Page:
It is the same philosophy journalists use when they try to tell the whole story in just the headline.  Reading the story becomes superfluous, and with lowering attention spans many readers don’t make it past those headlines.

You might even compare this practice to that of our ancient ancestors drawing pictograms and petroglyphs on cave walls.  Reducing an idea to its most elementary form in an attempt to communicate.

Actually, I think images may even be more powerful than words in the sense that they convey detail that encompasses all of the senses that can cross language barriers.  Some days, I would prefer petroglyphs to the written and spoken language 😊

But, should simple or even complex phraseology be given such deference?

I’m not sure.  Such practices have the potential to oversimplify.  And in the case of journalists, many times their stories don’t match their headlines – not even close.

So where am I going with this?  Well, I stumbled upon a new term this week involving our aging brains.  “Neurocognitive Scaffolding.”

Continue reading Neurocognitive Scaffolding

First Camp

There is a sort of calm that takes over as twilight turns to night sky.

As the sun sets, the nuclear fuel driving the shifting breezes subsides.  The towering tree branches no longer swaying back and forth.  Releasing their grips with neighboring limbs.  As if some inaudible song had reached the outro of its final chorus and the dancers now return to their seats.  Resting their mighty legs for tomorrows gyrations.

Continue reading First Camp

Fugitives From Ourselves

Ozark Cabin with John Gardner Quote

Yesterday, my post was about the need to get back out into Nature to promote both our physical and mental health.  What constituted the path to true happiness.  The outward journey to inner healing.

So I felt the need to balance that today with this quote about the inward journey.  This is the toughest journey of all.  And it’s something we often try to avoid.  It can be a scary trek, but it’s also the most rewarding.  Making contact with our spiritual selves.  Without all of the distractions from the external world.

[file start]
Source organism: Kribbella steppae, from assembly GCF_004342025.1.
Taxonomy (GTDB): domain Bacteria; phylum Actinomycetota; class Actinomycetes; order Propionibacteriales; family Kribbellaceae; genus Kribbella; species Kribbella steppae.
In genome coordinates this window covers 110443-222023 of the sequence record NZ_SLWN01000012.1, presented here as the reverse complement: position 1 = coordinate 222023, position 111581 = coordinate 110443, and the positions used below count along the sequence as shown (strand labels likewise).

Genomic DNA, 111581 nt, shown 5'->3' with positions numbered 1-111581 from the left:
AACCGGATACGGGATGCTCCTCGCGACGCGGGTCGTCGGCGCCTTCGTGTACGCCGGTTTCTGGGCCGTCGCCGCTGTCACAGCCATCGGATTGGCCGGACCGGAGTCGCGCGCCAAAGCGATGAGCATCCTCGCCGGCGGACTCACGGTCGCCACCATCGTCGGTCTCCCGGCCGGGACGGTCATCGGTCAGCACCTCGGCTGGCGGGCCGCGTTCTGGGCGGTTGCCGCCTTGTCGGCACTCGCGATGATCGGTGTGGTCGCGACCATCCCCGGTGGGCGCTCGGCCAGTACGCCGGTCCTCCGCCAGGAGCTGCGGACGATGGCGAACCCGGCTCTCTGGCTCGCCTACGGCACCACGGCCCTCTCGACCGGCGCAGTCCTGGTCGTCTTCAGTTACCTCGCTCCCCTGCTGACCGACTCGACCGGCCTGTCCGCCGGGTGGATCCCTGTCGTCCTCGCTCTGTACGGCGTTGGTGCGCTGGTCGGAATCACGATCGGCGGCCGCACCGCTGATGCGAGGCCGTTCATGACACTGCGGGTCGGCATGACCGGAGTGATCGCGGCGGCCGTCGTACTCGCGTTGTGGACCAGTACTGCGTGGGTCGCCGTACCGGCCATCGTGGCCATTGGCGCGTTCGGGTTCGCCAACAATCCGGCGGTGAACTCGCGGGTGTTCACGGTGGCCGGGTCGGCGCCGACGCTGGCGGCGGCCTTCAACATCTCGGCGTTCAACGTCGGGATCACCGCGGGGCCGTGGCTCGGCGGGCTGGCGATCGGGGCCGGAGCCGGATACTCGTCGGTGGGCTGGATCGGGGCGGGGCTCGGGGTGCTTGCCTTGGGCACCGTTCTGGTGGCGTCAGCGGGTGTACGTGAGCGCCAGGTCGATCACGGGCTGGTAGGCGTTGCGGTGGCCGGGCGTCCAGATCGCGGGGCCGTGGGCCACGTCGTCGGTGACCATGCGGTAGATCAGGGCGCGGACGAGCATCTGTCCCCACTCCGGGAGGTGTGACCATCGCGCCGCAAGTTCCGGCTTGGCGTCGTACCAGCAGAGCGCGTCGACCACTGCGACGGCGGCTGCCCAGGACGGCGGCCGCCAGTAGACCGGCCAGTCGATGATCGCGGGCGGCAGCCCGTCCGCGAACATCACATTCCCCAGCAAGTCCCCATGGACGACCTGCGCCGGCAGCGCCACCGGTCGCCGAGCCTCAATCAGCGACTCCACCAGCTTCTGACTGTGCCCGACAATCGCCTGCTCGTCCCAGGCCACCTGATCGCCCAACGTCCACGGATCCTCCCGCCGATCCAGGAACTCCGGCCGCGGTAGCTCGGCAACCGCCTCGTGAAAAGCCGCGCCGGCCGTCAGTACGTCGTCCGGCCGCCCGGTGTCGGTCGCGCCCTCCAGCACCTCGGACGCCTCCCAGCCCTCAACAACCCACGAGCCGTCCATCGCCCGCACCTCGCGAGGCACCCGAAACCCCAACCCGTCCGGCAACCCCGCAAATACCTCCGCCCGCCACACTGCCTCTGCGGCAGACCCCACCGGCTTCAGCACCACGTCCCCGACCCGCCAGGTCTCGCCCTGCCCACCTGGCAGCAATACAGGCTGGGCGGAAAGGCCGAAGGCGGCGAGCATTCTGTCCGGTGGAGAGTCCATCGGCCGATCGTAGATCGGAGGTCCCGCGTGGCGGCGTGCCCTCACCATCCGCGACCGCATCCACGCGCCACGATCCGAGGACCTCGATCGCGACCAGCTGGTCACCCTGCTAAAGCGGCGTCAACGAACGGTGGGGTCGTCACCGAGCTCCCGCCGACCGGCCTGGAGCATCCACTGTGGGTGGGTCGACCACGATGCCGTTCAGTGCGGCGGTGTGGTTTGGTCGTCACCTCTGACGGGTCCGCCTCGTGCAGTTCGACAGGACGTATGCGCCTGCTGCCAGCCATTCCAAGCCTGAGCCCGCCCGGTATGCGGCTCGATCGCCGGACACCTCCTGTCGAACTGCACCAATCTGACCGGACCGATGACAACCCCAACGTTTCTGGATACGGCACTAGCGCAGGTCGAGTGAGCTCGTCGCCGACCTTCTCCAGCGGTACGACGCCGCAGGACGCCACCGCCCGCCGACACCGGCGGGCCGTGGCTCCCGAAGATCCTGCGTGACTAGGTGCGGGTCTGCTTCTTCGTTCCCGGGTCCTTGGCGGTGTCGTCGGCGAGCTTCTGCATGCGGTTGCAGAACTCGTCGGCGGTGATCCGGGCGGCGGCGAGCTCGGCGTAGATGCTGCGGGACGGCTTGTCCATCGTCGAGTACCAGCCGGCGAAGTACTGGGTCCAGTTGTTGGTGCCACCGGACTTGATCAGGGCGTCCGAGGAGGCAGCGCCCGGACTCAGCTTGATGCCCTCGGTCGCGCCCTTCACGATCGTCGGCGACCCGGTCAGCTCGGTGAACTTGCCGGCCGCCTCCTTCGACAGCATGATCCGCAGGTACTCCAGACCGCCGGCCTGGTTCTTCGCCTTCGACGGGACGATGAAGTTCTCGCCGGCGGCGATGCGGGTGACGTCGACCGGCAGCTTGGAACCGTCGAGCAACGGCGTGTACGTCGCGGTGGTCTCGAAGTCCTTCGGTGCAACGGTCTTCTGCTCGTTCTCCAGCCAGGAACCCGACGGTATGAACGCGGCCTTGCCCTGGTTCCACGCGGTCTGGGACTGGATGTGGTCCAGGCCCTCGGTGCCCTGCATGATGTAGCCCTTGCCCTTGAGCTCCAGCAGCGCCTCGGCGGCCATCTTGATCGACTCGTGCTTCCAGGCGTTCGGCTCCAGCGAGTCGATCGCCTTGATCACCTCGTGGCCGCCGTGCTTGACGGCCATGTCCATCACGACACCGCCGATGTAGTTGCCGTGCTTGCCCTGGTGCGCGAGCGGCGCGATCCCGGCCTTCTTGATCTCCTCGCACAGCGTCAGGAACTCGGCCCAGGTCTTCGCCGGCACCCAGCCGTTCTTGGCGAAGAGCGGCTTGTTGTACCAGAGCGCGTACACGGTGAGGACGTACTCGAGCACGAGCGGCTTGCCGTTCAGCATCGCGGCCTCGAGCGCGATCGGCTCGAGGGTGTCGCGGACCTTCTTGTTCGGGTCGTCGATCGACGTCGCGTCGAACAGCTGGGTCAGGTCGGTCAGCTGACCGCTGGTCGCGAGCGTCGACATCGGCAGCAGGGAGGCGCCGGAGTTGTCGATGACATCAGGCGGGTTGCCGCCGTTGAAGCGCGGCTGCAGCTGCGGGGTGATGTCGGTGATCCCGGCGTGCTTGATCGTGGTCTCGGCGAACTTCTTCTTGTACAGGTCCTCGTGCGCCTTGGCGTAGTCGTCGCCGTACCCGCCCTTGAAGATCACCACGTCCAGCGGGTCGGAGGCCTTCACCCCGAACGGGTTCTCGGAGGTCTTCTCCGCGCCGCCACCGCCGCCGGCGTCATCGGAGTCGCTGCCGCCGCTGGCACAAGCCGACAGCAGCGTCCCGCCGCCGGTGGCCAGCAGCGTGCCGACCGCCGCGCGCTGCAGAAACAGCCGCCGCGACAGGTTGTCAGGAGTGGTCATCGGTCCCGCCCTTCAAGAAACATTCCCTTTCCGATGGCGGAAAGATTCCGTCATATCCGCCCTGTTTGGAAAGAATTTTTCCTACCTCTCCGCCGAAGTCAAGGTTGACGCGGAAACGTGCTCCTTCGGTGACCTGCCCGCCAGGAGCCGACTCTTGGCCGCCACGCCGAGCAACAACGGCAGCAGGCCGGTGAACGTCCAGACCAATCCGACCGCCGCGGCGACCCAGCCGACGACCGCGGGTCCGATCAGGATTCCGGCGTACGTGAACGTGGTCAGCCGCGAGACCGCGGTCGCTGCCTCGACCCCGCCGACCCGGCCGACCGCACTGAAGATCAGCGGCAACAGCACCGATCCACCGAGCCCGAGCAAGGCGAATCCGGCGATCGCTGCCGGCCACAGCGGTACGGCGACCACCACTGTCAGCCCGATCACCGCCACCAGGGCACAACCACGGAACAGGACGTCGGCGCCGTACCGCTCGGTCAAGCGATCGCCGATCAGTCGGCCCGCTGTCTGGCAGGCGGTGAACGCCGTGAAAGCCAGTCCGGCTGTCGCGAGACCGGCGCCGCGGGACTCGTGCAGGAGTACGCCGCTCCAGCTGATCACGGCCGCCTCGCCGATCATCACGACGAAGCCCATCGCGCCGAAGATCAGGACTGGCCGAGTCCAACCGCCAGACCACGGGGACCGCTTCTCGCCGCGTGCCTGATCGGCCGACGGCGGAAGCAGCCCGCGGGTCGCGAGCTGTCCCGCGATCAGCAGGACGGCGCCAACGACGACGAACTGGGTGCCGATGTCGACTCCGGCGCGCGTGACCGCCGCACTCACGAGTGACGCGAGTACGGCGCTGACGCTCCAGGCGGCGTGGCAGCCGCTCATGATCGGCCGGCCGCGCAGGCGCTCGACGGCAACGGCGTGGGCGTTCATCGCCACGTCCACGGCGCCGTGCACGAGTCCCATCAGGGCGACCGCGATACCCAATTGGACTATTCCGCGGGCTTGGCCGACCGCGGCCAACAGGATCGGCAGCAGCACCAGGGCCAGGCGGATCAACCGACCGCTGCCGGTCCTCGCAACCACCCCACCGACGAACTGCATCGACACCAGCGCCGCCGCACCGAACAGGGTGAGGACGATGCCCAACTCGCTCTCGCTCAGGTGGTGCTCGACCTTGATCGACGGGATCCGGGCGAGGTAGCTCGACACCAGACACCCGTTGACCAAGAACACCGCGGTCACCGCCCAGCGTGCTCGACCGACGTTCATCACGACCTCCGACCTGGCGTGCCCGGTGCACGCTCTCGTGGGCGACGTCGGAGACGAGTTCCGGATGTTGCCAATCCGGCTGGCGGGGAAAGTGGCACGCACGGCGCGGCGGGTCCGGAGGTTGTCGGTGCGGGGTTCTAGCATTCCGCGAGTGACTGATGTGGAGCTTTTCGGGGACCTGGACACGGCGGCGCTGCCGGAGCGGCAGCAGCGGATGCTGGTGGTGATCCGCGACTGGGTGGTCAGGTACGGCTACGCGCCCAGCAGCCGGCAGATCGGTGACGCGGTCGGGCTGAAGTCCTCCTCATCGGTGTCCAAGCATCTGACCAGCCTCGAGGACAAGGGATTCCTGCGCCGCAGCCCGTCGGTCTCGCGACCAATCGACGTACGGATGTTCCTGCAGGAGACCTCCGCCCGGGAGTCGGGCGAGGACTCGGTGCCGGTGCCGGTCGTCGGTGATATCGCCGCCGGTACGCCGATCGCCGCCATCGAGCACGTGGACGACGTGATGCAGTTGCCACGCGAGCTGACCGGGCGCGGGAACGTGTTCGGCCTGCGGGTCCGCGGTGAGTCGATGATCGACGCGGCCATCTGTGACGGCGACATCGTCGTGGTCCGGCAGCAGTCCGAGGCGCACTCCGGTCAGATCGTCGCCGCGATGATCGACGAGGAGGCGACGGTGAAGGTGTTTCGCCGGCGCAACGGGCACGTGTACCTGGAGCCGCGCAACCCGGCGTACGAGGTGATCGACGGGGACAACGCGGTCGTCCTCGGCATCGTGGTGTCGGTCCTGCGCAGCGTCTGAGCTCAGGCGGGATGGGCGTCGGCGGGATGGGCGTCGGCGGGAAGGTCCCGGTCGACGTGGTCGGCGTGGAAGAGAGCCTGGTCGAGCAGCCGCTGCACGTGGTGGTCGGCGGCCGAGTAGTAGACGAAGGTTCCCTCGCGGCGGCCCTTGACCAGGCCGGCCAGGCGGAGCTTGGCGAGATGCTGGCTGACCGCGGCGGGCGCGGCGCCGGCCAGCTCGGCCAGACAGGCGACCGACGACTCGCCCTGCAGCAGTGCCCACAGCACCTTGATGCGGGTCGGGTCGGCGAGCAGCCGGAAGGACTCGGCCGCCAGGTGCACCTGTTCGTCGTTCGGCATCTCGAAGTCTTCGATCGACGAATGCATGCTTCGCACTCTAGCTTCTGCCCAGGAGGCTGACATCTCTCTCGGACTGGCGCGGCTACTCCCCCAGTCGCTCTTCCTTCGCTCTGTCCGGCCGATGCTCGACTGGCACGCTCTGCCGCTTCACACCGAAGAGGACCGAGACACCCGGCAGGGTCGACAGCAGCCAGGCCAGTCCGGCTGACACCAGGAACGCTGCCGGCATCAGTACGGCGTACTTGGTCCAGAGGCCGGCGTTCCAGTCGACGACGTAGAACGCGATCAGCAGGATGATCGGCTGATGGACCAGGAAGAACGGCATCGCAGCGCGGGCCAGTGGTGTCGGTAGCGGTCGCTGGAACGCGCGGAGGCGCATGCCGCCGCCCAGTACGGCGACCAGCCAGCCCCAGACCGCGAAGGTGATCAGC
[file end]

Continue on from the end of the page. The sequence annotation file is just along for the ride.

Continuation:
The quote is spot on.  Sometimes people lose themselves.  They become automatons.  Traversing the same trails every day.  Speaking in clichés.  Allowing platitudes to fill the mind.  Avoiding self-examination.

A little time spent in quiet meditation every day is a step to getting back in touch with our real selves.  Unplug from the technological world.  Disconnect from the external illusion and find your authentic soul.

LOGOz

Photo: I chose this pic because this isolated cabin in the Ozark mountains is a good analogy to our inner selves.  Yes, in the material world it’s an external physical structure, but it can symbolically serve to represent our inner consciousness.  Our soul.  Our particle of awareness.  Our gift from the Source.

It is surrounded by a vast external world of distraction and illusion where we often flee.

Come home and relax for a spell.  Sit by the fireplace.  Reconnect with your spiritual self.  Expand your consciousness.

I actually stayed in this little cabin a few years back.  It was a great place to get back to Nature.  Away from the frenetic pace of modernity.  And away from our self-generated hubris.  Not only a place to heal in the outdoors, but a place to make that inward journey in peace and solitude.

In Metta

Call of the Wild*

I’ve been doing a lot of stumbling lately.